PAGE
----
As we step into a new year, it's worth noting that the same old stocks continue to capture our attention. Surprisingly, this can be seen as a positive sign for the stock market.
These seven particular stocks hold more than a quarter of the S&P 500, making them significant weighted contributors to the overall market capitalization. Consequently, their impressive rallies have propelled the entire index to new heights. However, it wasn't until the November rally that most other stocks began to join the party.
Initially, there were concerns among strategists about relying heavily on this small group of megacap winners. They feared that if this group faltered, it would have a negative impact on the overall stock market. However, according to Benson Durham, Piper Sandler’s head of global policy and asset allocation, these fears are largely misplaced.
Durham's research indicates that these Magnificent Seven stocks do not usually move in unison, and including them in the S&P 500 actually reduces volatility in returns. This trend is expected to continue in 2024, affirms Durham in a Tuesday research note. He argues that investors need not worry about bigger swings in the index due to the outsized role these seven companies play.
Specifically, Durham employs a statistical model called GARCH (generalized autoregressive conditional heteroskedasticity) to measure volatility. Excluding the Magnificent Seven, he found that volatility in returns for the S&P 500 stands at 10.9%. However, when these tech titans are included, the volatility decreases to 10.5%. According to his projections, this difference is expected to be 0.4 percentage points by 2024.
In essence, while each of these seven stocks may have higher individual volatility compared to the index as a whole, their correlations with one another remain relatively modest. This absence of lockstep movement ensures that the index is not overly concentrated, mitigating any potential increase in risk.
Durham further asserts that these Magnificent Seven stocks offer a level of diversification similar to investing across various sectors.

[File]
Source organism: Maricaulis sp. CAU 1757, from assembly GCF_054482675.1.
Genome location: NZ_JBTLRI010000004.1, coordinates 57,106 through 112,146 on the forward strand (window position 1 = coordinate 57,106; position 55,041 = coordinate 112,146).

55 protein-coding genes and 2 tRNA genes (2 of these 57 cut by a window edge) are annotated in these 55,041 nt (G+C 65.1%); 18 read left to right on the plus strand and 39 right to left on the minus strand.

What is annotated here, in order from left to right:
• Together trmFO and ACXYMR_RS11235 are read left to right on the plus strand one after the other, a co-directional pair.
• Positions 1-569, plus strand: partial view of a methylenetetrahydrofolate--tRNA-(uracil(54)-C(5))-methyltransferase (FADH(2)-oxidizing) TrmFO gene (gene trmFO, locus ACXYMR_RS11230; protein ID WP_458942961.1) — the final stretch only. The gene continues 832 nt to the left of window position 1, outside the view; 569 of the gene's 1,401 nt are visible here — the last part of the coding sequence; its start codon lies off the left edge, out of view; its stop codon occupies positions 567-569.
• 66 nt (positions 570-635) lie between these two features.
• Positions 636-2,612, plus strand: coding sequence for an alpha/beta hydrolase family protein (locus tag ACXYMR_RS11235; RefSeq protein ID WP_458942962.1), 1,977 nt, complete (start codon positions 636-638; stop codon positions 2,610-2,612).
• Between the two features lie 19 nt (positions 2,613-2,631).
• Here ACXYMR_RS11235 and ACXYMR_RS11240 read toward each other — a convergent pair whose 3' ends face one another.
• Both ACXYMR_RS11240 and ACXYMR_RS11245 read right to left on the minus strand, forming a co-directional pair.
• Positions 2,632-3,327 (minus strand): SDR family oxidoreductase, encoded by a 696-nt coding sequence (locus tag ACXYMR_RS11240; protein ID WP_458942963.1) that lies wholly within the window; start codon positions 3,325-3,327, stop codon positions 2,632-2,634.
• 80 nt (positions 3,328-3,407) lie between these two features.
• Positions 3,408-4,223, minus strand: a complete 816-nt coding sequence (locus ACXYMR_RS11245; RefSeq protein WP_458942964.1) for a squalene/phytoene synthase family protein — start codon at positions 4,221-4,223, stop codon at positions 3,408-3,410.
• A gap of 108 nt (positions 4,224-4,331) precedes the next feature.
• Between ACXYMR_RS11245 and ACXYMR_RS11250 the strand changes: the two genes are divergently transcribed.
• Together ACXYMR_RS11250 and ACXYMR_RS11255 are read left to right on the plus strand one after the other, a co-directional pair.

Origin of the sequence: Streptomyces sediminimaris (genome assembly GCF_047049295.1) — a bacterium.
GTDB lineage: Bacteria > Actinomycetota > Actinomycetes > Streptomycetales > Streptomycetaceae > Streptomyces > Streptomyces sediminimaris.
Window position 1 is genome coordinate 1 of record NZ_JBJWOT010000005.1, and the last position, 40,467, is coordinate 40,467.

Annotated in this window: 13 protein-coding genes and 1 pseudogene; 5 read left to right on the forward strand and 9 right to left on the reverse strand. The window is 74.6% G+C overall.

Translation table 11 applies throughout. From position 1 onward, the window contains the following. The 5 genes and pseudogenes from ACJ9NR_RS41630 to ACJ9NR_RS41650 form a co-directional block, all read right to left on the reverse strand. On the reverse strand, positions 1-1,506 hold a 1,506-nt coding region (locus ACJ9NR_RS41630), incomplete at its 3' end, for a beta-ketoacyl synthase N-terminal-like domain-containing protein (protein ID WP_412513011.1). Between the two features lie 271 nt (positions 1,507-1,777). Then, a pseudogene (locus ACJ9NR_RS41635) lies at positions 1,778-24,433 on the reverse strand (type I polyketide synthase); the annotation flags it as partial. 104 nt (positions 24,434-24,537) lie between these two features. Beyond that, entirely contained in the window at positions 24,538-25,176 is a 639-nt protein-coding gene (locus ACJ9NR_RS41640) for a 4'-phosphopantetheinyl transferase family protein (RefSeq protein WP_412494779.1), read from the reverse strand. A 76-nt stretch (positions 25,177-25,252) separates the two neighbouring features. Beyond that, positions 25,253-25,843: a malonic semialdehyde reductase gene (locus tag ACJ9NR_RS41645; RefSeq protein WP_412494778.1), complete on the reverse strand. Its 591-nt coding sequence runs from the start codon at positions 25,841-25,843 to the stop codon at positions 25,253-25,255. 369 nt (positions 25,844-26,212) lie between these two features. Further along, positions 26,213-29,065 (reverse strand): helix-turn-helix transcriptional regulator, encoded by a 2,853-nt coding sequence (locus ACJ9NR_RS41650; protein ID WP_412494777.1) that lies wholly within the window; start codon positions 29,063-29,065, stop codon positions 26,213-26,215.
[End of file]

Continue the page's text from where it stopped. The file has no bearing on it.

Overall, the extraordinary influence of these stocks does not translate into supersized risk. The math backs this claim, as Durham explains. Therefore, it seems the same old stocks taking the spotlight should be viewed as a promising aspect of the stock market's landscape.
Again, utilizing a GARCH model, it has been determined that the average dynamic correlation among the daily returns of pairs of Magnificent Seven (M7) stocks remains lower than that among sectors in the S&P 500. The correlation among the big tech stocks stands at approximately 0.41, compared to 0.496 for the sectors.
A higher correlation suggests a greater likelihood that assets will move in the same direction. This implies that the eleven individual S&P 500 sectors trade in tandem slightly more frequently than the Magnificent Seven.
Moreover, an analysis conducted by Durham reveals that around 51.2% of the M7's variance, which is defined as their squared volatility, is derived from one dominant factor. Similarly, the most prominent common dynamic factor accounts for roughly 52.3% of the variation across S&P 500 sector returns. Consequently, investing in M7 stocks does not expose one to any more common factors compared to investing across the range of S&P 500 sectors.
This highlights that, contrary to intuition, the M7 stocks are not significantly riskier in terms of volatility than the broader industry sectors within the S&P 500, despite the latter encompassing a greater number of companies.
Although this may provide little solace to investors as the new year began with each of the Magnificent Seven stocks trading lower, Tesla managed to flirt with small gains by early afternoon. Only Apple bore the burden of a 3% decline after being downgraded to start off 2024.
While Durham believes investors should not avoid the Magnificent Seven this year in an attempt to mitigate risk, others argue that there are additional reasons to remain invested. Technical analysts and strategists advocate for big tech, and various fundamentally focused research indicates further gains for companies revolutionizing artificial intelligence technology. This includes both smaller tech names and the M7.
In summary, just as 2023 brought about an unexpected rally, 2024 is expected to bring plenty of surprises. Therefore, concerns regarding the role of the Magnificent Seven should be alleviated. It appears that the tech party is far from over.
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